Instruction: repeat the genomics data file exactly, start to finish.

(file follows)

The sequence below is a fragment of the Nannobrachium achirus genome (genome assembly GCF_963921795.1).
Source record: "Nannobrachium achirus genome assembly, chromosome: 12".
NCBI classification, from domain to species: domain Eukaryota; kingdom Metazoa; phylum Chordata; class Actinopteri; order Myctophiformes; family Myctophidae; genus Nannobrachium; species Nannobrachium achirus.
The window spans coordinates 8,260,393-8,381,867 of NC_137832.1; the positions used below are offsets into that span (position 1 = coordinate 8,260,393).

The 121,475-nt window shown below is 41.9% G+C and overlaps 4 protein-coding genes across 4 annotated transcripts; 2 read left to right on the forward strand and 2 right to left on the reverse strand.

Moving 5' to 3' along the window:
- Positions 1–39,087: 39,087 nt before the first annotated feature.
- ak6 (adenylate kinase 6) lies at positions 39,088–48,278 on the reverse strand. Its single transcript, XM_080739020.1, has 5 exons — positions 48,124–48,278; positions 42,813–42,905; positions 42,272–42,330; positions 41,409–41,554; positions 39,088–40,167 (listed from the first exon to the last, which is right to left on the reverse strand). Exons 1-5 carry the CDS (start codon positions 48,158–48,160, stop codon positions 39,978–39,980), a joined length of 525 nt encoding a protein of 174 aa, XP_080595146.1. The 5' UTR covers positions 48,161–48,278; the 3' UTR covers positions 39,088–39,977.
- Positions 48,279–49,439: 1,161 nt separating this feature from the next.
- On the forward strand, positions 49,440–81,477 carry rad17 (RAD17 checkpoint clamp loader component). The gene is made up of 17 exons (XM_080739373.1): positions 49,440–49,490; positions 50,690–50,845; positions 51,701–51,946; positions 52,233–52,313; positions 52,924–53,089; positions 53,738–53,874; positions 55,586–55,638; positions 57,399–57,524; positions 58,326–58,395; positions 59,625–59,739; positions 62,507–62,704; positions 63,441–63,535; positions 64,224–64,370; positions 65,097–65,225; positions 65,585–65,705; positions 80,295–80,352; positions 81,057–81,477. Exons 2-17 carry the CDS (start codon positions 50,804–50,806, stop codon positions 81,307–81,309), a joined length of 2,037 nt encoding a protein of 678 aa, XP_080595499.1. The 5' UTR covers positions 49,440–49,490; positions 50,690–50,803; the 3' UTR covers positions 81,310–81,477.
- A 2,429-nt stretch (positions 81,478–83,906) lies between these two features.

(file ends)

The sequence below is a fragment of the Nannobrachium achirus genome (genome assembly GCF_963921795.1).
Source record: "Nannobrachium achirus genome assembly, chromosome: 12".
NCBI classification, from domain to species: domain Eukaryota; kingdom Metazoa; phylum Chordata; class Actinopteri; order Myctophiformes; family Myctophidae; genus Nannobrachium; species Nannobrachium achirus.
The window spans coordinates 8,260,393-8,381,867 of NC_137832.1; the positions used below are offsets into that span (position 1 = coordinate 8,260,393).

The 121,475-nt window shown below is 41.9% G+C and overlaps 4 protein-coding genes across 4 annotated transcripts; 2 read left to right on the forward strand and 2 right to left on the reverse strand.

Moving 5' to 3' along the window:
- Positions 1–39,087: 39,087 nt before the first annotated feature.
- ak6 (adenylate kinase 6) lies at positions 39,088–48,278 on the reverse strand. Its single transcript, XM_080739020.1, has 5 exons — positions 48,124–48,278; positions 42,813–42,905; positions 42,272–42,330; positions 41,409–41,554; positions 39,088–40,167 (listed from the first exon to the last, which is right to left on the reverse strand). Exons 1-5 carry the CDS (start codon positions 48,158–48,160, stop codon positions 39,978–39,980), a joined length of 525 nt encoding a protein of 174 aa, XP_080595146.1. The 5' UTR covers positions 48,161–48,278; the 3' UTR covers positions 39,088–39,977.
- Positions 48,279–49,439: 1,161 nt separating this feature from the next.
- On the forward strand, positions 49,440–81,477 carry rad17 (RAD17 checkpoint clamp loader component). The gene is made up of 17 exons (XM_080739373.1): positions 49,440–49,490; positions 50,690–50,845; positions 51,701–51,946; positions 52,233–52,313; positions 52,924–53,089; positions 53,738–53,874; positions 55,586–55,638; positions 57,399–57,524; positions 58,326–58,395; positions 59,625–59,739; positions 62,507–62,704; positions 63,441–63,535; positions 64,224–64,370; positions 65,097–65,225; positions 65,585–65,705; positions 80,295–80,352; positions 81,057–81,477. Exons 2-17 carry the CDS (start codon positions 50,804–50,806, stop codon positions 81,307–81,309), a joined length of 2,037 nt encoding a protein of 678 aa, XP_080595499.1. The 5' UTR covers positions 49,440–49,490; positions 50,690–50,803; the 3' UTR covers positions 81,310–81,477.
- A 2,429-nt stretch (positions 81,478–83,906) lies between these two features.